Can corruption foster regulatory compliance?

Fabio Méndez
Public Choice, forthcoming

The legal and economic literatures overwhelmingly support the notion that regulatory compliance is always less in the presence of corruption. This paper departs from those literatures and shows that, whenever public officials are paid fixed wages, an increase in corruption may actually foster compliance. The conditions that make this possible are laid down in a theoretical model. Empirical evidence that corroborates the theoretical findings is provided using firm-level data for 26 transition economies.


Corruption, food subsidies, and opacity: Evidence from the Philippines

Aashish Mehta & Shikha Jha
Economics Letters, forthcoming

We argue that subsidized food distribution systems that fail to publicize how much food has been allocated to each local market will experience high rates of theft on the margin as they are expanded. We provide the first comparable cross-section of estimates of subsidized food theft. As predicted, in regions of the Philippines that were allocated more subsidized rice to distribute, a larger percentage of the rice went missing.


Letter Grading Government Efficiency

Alberto Chong et al.
NBER Working Paper, August 2012

We mailed letters to non-existent business addresses in 159 countries (10 per country), and measured whether they come back to the return address in the US and how long it takes. About 60% of the letters were returned, taking over 6 months, on average. The results provide new objective indicators of government efficiency across countries, based on a simple and universal service, and allow us to shed light on its determinants. The evidence suggests that both technology and management quality influence the quality of government.


Government size, democracy, and corruption: An empirical investigation

Go Kotera, Keisuke Okada & Sovannroeun Samreth
Economic Modelling, November 2012, Pages 2340-2348

Previous studies on the effect of government size on corruption have produced mixed results. In an attempt to explain these ambiguous results, this study investigates the effect of government size on corruption by taking into account the role of the democracy in each country. Using annual data of 82 countries between 1995 and 2008, the estimation results indicate that an increase in government size can lead to a decrease in corruption if the democracy level is sufficiently high and, in contrast, can lead to an increase in corruption if it is too low. As robustness checks, the estimations using a different index of corruption and a different proxy for government size are also conducted. The results reveal that our main findings are robust. Furthermore, to address endogeneity problems, we conduct the instrumental variables estimation and the system generalized method of moments estimation, the results of which also support our primary findings. These results provide some important implications for policymakers seeking to perform government interventions without aggravating corruption.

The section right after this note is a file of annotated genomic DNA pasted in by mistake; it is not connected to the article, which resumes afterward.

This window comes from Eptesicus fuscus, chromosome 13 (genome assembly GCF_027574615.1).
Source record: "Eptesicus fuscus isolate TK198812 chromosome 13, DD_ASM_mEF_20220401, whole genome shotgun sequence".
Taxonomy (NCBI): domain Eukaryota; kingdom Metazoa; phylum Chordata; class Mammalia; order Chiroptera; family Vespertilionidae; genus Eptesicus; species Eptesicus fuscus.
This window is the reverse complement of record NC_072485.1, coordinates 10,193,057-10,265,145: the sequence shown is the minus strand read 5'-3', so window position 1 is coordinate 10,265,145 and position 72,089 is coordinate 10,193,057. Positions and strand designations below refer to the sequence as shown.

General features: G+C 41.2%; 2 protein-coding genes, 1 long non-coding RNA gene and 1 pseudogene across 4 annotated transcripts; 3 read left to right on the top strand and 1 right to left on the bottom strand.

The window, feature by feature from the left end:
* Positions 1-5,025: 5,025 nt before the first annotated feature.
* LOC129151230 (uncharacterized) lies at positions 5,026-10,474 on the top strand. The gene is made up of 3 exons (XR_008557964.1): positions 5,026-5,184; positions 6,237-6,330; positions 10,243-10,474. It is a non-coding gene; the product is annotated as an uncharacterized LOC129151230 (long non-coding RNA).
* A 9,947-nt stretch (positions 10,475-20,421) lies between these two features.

The Merit of Meritocratization: Politics, Bureaucracy, and the Institutional Deterrents of Corruption

Carl Dahlström, Victor Lapuente & Jan Teorell
Political Research Quarterly, September 2012, Pages 656-668

Comparative studies of corruption focus on the selection and incentives of policymakers. With few exceptions, actors who are in charge of implementing policies have been neglected. This article analyzes an original data set on the bureaucratic features and its effects on corruption in fifty-two countries. Two empirical findings challenge the conventional wisdom in literature. First, certain bureaucratic factors, particularly meritocratic recruitment, reduce corruption, even when controlling for a large set of alternative explanations. Second, the analysis shows that other allegedly relevant bureaucratic factors, such as public employees' competitive salaries, career stability, or internal promotion, do not have a significant impact.


Corruption, growth and ethnic fractionalization: A theoretical model

Roy Cerqueti, Raffaella Coppier & Gustavo Piga
Journal of Economics, June 2012, Pages 153-181

This paper analyzes the existing relationship between ethnic fractionalization, corruption and the growth rate of a country. We provide a simple theoretical model. We show that a nonlinear relationship between fractionalization and corruption exists: corruption is high in homogeneous or very fragmented countries, but low where fractionalization is intermediate. In fact, when ethnic diversity is intermediate, constituencies act as a check and balance device to limit ethnically-based corruption. Consequently, the relationship between fractionalization and growth rate is also non-linear: growth is high in the middle range of ethnic diversity, low in homogeneous or very fragmented countries.


Does the Leader's Ethnicity Matter? Ethnic Favoritism, Education, and Health in Sub-Saharan Africa

Raphaël Franck & Ilia Rainer
American Political Science Review
, May 2012, Pages 294-325